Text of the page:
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figures Hope appears to be calming the prevailing terror, thus displaying the result of the Saint's intercession. This picture, on account of its affecting sentiment, ranks among the artist's greatest master-pieces. Whilst he here infused all the force of his genius into a religious subject, he also during the first period of his second marriage created certain compositions full of strenuous delight in life and love. Amongst these is the so-called Garden of Love or as it is still better designated in a contemporary engraving the Court of Venus. Rubens himself called it Conversatie à la mode (Figg. IO4, IOS). Among the various versions of this composition, which differ slightly in size and lesser details, that in the Dresden Gallery is the one best known; whilst that in the Museum at Madrid, with half-size figures, is generally considered the finest. The Dresden example is on a smaller scale, but is most carefully executed. The artist also designed this composition for reproduction as a wood-cut, which Christopher Jegher, who had already been so successful in copying from the master's sketches, executed, and which Rubens himself undertook to publish. The subject is treated with great freedom. A number of elegant cavaliers and ladies, dressed in the luxurious fashion of the period, are assembled in a garden, and seem to be full of life and spirit. It is a brilliant summer day, and the shady gloom of a grotto adorned with satyrs, hermae, and cascades of water tempts the heated reveller. Beside the broken rocks, is a fountain adorned with a marble statue of Venus, at whose feet most of the gay company are assembled. Upon the edge of the fountain a number of putti are sporting. They float in the air with brandished weapons; they hide in the rose-bushes and flutter around to assist the love-making of the various couples. Here they caress one timid maid: and there they whisper courage in the ear of another. There is throughput the whole scene the indescribeable charm of exuberant gaiety. It is easy to recognize in the centre of the composition the lovely features of Helena Fourment, radiant in youthful grace. She can also be traced as the original of, a sketch, now in the Louvre, (Fig. IoI), intended as a study for a lady in the Garden of Love, who in a reclining position is supported by a cavalier, towards whom she playfully bends her head on one side and listens with apparent pleasure. But Rubens depicted the charms of all-powerful Love in a much more riotous and unruly manner in another picture, called the Sacrifice to Venus, now in the Imperial Museum at Vienna. Here we do not find as in the first composition ladies and gentlemen who in spite of the spontaneous freedom expressed in their gestures are restrained in their behaviour; but nymphs and satyrs, uncontrolled by nature, rendering homage to the Goddess of Love, around whom reels a crowd of intoxicated putti. But this Venus also does not limit her power to the indulgence in absolute license, for a stately female figure devoutly scatters incense upon the sacrificial flame, and two elegantly attired ladies draw near with offerings. In one of these ladies we may recognize the head of Ruben's well-known Magdalen, while strangely enough the features of Helena Fourment are given to one of the most wanton of the nymphs.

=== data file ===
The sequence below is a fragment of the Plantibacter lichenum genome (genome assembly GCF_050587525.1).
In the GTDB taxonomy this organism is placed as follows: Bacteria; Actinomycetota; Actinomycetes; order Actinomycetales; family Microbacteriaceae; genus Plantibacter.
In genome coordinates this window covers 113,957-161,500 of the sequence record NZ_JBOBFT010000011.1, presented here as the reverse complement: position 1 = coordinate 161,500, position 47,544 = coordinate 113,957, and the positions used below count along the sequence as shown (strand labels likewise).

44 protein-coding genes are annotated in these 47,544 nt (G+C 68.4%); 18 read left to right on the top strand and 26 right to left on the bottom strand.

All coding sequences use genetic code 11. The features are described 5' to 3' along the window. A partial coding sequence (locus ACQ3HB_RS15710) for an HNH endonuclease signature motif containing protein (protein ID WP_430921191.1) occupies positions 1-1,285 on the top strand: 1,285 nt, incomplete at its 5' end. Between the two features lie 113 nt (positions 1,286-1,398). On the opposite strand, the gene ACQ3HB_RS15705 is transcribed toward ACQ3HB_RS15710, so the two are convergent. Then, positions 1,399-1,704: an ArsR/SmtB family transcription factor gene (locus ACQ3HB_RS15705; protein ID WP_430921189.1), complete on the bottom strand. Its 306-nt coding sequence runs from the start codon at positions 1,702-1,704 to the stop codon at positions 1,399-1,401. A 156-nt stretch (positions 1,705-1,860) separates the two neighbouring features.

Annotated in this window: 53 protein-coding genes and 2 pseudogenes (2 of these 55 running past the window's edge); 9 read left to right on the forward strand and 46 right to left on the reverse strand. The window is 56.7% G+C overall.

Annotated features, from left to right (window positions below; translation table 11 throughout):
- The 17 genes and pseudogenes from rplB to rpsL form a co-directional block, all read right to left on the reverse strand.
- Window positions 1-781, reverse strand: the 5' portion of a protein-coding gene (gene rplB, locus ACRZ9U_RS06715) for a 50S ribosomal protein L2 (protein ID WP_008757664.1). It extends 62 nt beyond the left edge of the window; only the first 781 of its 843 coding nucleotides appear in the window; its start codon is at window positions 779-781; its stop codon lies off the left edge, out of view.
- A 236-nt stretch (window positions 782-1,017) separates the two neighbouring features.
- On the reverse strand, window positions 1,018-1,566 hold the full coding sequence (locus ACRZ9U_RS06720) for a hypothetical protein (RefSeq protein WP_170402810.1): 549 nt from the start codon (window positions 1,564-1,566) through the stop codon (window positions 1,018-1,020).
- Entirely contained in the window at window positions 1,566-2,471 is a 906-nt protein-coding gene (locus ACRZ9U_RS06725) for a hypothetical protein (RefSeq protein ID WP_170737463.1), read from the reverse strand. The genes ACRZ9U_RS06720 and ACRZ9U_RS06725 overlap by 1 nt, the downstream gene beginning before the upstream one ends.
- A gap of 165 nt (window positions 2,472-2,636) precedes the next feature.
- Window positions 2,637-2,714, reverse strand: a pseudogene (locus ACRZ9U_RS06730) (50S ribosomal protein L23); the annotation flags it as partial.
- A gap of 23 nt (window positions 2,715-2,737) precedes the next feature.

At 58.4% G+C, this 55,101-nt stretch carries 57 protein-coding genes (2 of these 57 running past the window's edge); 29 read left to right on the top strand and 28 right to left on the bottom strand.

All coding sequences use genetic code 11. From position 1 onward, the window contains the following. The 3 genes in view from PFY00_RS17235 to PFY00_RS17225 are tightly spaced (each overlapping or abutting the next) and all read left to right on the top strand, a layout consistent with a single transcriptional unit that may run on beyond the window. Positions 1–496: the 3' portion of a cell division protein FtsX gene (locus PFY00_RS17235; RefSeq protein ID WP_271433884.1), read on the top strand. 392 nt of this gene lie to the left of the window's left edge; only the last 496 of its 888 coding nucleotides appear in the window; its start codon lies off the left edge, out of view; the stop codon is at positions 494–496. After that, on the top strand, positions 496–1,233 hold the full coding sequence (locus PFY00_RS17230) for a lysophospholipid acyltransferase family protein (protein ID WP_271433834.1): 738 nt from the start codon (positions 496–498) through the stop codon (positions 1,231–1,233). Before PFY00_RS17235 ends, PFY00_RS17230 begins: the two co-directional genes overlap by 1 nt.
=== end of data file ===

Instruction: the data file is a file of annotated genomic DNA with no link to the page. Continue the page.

In 1632 Rubens was once more called upon to devote part of his time to politics. In the preceding summer he had been asked by the Archduchess Isabella to exert himself again in Peace-negotiations for the Northern Provinces. We learn that in July 1631 he discussed these matters with the Marquess d’Aytona, who, as Envoy from the King of Spain, directed the foreign affairs of the Spanish Netherlands; that subsequently he had a private audience of Prince Frederic of Orange, the Dutch leader; and that in February he went once more to Holland. Disturbances also arose in Belgium, for since the death of the Archduke Albrecht all the most important posts had been given to the Spaniards, whereat the Flemish families expressed much discontent. Noblemen thus deprived of their appointments secretly communicated with the Dutch, and the Prince of Orange making an inroad into Flemish territory tried to stir up a Revolution against Spain. The United Provinces as one of their terms of Peace with the Southern Netherlands demanded that the Spanish troops should be recalled. Under these circumstances Rubens had the difficult task of arranging with the Prince of Orange, with whom he had interviews at Maastricht and Liege, the conditions of an armistice. His greatest difficulties, however, arose from his own country-men. In December 1632 the Spanish Netherlands send delegates to the Hague, but the Infanta seemed to distrust her own statesmen and therefore gave special instructions to Rubens, desiring him to meet the delegates; a commission however, which the delegates opposed. Their reasons are best told in a letter of an English Statesman, William Boswell, who describes their objections most explicitly as follows: “The delegates are ostensibly against Rubens, because he does not belong to their corporation, but it is much more probable that they are jealous because he is the special Envoy of their King and possesses much more intelligence than any of them”. The Duke of Aerschot seems to have been the most violent in his opposition to this proxy for the Archduchess. Class prejudice and bitter envy made him write a letter of unpardonable insolence to the painter. Rubens resented it so much that he refused to go to the Hague, although the Infanta was most anxious to justify his commission before the delegates, by entrusting him with certain papers and desiring him to detail to them his negotiations with the Prince of Orange. On the part of his opponents the lowest means were employed to throw suspicion on the artist, although in Gerbier's words, he was “not at all a suitable object for calumny"; and they even asserted that he had painted some tapestries for the Prince of Orange representing the King of Spain and his subjects in a most objectionable manner. No wonder that under such circumstances the master wearied of diplomacy, although for the sake of his Archduchess he still continued his task. In March 1633 he again negotiated with a secret envoy from the King of Denmark, who had purposely come from Holland to Antwerp at the instigation of the Infanta and the Marquess of Aytona: but before the end of the year Fate itself loosened the ties of old friendship, which had induced Rubens to continue so long his diplomatic career. The Archduchess Isabella died on the 1st of December 1633, and after the death of this princess, whom Rubens had served for more than a quarter of a century, he retired altogether from